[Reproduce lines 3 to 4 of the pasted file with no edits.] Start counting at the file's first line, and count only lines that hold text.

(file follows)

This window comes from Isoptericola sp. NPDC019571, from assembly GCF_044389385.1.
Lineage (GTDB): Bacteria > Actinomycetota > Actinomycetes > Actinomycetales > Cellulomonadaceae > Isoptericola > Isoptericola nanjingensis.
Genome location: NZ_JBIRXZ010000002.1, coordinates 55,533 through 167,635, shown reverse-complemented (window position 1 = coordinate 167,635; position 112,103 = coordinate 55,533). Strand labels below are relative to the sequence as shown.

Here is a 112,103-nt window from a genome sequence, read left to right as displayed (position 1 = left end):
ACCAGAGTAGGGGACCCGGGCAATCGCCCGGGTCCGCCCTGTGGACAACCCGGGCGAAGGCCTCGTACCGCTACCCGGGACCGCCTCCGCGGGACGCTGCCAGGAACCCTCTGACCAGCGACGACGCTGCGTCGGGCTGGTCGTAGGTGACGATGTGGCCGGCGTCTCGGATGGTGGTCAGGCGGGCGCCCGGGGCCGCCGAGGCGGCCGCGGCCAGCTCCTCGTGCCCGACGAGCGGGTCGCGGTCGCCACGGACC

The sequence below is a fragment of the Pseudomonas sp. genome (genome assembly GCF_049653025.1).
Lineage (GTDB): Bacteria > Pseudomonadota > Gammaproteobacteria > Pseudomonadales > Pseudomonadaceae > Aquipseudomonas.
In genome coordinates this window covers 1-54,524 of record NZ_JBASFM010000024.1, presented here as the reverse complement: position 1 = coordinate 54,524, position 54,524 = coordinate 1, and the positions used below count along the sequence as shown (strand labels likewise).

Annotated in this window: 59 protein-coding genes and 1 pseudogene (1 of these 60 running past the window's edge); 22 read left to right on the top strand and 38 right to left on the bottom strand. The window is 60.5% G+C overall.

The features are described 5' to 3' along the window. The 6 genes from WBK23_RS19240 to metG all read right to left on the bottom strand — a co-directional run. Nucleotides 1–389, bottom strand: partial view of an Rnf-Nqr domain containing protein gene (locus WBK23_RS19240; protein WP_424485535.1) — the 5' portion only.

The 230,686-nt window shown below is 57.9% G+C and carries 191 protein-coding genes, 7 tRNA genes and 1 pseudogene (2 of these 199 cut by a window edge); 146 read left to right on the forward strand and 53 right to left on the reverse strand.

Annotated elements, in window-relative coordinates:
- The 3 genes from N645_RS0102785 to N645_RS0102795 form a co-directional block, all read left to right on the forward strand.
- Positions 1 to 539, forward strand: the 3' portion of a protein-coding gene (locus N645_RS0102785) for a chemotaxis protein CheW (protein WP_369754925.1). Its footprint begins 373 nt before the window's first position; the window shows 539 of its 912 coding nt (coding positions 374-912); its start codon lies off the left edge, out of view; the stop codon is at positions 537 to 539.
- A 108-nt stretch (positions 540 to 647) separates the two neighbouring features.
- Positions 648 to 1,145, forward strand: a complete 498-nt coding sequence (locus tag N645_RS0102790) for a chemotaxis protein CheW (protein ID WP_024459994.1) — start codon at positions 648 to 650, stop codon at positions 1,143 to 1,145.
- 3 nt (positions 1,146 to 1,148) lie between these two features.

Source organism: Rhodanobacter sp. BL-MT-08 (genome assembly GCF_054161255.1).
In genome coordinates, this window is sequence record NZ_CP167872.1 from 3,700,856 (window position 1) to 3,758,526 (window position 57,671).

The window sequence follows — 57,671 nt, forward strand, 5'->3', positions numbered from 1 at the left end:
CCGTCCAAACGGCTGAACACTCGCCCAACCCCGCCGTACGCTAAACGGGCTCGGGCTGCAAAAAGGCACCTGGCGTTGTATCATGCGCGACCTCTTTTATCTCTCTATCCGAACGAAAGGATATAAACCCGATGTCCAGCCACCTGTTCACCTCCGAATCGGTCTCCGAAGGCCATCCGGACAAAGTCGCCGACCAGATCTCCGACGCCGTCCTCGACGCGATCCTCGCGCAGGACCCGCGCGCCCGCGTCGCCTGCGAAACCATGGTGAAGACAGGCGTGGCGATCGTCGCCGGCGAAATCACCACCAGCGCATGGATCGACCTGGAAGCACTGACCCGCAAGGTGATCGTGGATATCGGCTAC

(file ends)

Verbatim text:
Genome location: NZ_JBIRXZ010000002.1, coordinates 55,533 through 167,635, shown reverse-complemented (window position 1 = coordinate 167,635; position 112,103 = coordinate 55,533). Strand labels below are relative to the sequence as shown.

Here is a 112,103-nt window from a genome sequence, read left to right as displayed (position 1 = left end):